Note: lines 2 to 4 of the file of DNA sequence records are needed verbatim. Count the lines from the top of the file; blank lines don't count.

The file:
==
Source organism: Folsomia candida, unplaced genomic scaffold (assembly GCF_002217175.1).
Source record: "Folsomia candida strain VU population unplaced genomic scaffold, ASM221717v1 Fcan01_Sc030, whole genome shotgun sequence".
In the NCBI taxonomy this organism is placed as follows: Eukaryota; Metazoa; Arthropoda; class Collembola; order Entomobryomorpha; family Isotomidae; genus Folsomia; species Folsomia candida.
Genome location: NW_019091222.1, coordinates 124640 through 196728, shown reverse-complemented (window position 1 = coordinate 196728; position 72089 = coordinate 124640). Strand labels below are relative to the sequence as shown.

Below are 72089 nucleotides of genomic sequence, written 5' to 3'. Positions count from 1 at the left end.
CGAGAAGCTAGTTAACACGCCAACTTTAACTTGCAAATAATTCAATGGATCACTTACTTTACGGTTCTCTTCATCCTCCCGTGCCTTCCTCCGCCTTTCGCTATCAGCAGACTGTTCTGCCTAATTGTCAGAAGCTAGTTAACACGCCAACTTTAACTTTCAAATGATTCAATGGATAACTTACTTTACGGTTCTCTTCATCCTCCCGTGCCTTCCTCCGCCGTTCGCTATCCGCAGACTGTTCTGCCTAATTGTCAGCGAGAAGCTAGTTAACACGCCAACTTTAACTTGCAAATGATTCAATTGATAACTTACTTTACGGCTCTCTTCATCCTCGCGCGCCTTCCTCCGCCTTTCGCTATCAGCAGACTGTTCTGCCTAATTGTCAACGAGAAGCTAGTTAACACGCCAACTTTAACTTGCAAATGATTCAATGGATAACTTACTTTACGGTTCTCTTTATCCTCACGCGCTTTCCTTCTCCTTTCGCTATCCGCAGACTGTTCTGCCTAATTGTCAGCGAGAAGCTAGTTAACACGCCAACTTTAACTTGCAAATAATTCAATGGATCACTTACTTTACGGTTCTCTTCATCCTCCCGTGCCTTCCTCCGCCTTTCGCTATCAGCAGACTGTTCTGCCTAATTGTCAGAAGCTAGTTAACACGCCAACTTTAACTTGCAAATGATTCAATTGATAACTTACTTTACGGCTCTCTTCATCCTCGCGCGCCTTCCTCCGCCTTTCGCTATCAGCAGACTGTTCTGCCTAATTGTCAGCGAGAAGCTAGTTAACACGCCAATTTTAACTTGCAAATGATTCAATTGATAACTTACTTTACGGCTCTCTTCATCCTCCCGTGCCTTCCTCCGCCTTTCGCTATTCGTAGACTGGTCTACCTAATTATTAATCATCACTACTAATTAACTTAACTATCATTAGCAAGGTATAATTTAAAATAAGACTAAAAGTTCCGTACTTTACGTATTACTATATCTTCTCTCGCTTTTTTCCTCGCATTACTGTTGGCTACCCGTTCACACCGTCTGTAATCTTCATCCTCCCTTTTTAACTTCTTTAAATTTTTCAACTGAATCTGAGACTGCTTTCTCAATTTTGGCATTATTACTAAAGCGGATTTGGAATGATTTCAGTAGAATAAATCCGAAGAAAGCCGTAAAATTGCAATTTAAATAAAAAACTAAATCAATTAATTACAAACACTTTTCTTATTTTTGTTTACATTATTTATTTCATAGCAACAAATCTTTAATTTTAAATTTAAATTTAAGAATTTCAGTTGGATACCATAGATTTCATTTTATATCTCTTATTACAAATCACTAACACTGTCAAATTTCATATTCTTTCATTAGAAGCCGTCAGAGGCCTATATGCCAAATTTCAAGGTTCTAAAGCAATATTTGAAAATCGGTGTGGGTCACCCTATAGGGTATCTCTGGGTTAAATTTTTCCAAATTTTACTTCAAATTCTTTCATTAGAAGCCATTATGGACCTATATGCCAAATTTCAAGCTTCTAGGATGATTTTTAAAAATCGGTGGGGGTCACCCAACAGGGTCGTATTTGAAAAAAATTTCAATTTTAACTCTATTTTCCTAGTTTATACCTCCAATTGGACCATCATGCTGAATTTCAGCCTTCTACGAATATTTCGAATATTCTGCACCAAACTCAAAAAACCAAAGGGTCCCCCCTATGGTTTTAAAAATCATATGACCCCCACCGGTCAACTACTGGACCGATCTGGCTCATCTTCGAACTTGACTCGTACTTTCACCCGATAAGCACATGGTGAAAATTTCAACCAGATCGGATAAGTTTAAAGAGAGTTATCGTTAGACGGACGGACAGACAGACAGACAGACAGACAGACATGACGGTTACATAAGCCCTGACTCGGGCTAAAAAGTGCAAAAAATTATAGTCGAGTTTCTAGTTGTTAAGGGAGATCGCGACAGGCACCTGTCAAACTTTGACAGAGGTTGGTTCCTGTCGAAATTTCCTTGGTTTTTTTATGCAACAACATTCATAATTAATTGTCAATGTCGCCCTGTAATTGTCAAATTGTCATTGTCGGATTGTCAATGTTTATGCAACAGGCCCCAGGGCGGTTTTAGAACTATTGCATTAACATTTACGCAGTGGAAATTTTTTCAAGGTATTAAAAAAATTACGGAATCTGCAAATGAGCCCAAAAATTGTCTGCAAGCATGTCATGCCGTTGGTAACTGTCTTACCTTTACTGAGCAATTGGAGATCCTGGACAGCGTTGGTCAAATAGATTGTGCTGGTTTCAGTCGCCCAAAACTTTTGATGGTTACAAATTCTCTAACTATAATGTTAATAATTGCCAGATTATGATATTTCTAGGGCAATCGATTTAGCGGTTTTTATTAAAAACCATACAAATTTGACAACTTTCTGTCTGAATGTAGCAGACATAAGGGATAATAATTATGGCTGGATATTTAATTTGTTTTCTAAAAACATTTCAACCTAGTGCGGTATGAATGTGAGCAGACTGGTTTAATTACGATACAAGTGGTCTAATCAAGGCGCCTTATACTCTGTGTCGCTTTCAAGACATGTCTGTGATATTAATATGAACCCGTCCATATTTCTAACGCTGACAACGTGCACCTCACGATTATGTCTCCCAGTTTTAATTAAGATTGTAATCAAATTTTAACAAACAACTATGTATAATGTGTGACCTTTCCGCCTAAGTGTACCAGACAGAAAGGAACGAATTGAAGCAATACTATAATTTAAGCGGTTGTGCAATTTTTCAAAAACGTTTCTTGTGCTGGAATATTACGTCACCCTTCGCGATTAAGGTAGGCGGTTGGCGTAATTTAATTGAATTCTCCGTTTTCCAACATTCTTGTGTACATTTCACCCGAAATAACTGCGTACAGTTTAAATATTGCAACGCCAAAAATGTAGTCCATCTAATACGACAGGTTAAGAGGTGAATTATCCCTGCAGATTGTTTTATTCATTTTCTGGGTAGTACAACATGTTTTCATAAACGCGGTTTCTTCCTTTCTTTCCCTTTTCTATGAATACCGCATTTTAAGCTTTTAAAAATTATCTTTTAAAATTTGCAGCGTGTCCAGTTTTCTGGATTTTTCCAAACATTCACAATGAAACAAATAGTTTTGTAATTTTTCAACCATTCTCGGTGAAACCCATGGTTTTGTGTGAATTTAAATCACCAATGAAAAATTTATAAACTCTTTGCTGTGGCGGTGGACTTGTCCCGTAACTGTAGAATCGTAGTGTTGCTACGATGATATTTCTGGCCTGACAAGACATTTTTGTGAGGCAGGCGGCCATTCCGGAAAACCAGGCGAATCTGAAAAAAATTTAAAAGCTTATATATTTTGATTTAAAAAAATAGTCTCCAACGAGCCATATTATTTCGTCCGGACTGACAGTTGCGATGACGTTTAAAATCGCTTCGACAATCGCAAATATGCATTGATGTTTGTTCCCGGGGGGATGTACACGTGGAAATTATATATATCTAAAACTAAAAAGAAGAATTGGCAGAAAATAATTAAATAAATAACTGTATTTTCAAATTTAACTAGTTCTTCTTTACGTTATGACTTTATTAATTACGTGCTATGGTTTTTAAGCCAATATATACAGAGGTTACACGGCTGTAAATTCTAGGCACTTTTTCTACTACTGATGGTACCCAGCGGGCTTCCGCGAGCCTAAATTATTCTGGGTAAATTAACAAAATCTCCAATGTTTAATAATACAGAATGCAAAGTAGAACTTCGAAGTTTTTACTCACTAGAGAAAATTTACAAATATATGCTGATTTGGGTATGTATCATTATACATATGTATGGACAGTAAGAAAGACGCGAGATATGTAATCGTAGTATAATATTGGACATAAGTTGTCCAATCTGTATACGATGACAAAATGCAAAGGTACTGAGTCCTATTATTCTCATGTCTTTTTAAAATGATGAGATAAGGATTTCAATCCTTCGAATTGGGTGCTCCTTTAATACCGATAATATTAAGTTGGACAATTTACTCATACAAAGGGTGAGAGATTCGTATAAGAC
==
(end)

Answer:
Source record: "Folsomia candida strain VU population unplaced genomic scaffold, ASM221717v1 Fcan01_Sc030, whole genome shotgun sequence".
In the NCBI taxonomy this organism is placed as follows: Eukaryota; Metazoa; Arthropoda; class Collembola; order Entomobryomorpha; family Isotomidae; genus Folsomia; species Folsomia candida.
Genome location: NW_019091222.1, coordinates 124640 through 196728, shown reverse-complemented (window position 1 = coordinate 196728; position 72089 = coordinate 124640). Strand labels below are relative to the sequence as shown.